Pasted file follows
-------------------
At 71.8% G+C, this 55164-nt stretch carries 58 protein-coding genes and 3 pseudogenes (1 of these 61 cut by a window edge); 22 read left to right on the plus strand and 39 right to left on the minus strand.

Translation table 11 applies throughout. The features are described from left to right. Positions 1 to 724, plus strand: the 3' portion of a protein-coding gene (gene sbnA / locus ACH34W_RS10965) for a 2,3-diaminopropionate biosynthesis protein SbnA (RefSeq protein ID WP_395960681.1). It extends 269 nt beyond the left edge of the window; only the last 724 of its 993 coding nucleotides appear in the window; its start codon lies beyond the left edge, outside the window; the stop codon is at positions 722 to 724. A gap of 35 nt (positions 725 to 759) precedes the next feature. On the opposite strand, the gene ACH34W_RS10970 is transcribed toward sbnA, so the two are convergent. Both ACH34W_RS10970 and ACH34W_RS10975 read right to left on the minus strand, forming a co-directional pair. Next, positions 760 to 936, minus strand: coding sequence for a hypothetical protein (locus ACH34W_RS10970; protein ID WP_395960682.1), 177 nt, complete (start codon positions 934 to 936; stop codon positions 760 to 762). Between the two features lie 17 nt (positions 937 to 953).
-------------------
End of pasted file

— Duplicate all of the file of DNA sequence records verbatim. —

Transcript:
At 71.8% G+C, this 55164-nt stretch carries 58 protein-coding genes and 3 pseudogenes (1 of these 61 cut by a window edge); 22 read left to right on the plus strand and 39 right to left on the minus strand.

Translation table 11 applies throughout. The features are described from left to right. Positions 1 to 724, plus strand: the 3' portion of a protein-coding gene (gene sbnA / locus ACH34W_RS10965) for a 2,3-diaminopropionate biosynthesis protein SbnA (RefSeq protein ID WP_395960681.1). It extends 269 nt beyond the left edge of the window; only the last 724 of its 993 coding nucleotides appear in the window; its start codon lies beyond the left edge, outside the window; the stop codon is at positions 722 to 724. A gap of 35 nt (positions 725 to 759) precedes the next feature. On the opposite strand, the gene ACH34W_RS10970 is transcribed toward sbnA, so the two are convergent. Both ACH34W_RS10970 and ACH34W_RS10975 read right to left on the minus strand, forming a co-directional pair. Next, positions 760 to 936, minus strand: coding sequence for a hypothetical protein (locus ACH34W_RS10970; protein ID WP_395960682.1), 177 nt, complete (start codon positions 934 to 936; stop codon positions 760 to 762). Between the two features lie 17 nt (positions 937 to 953).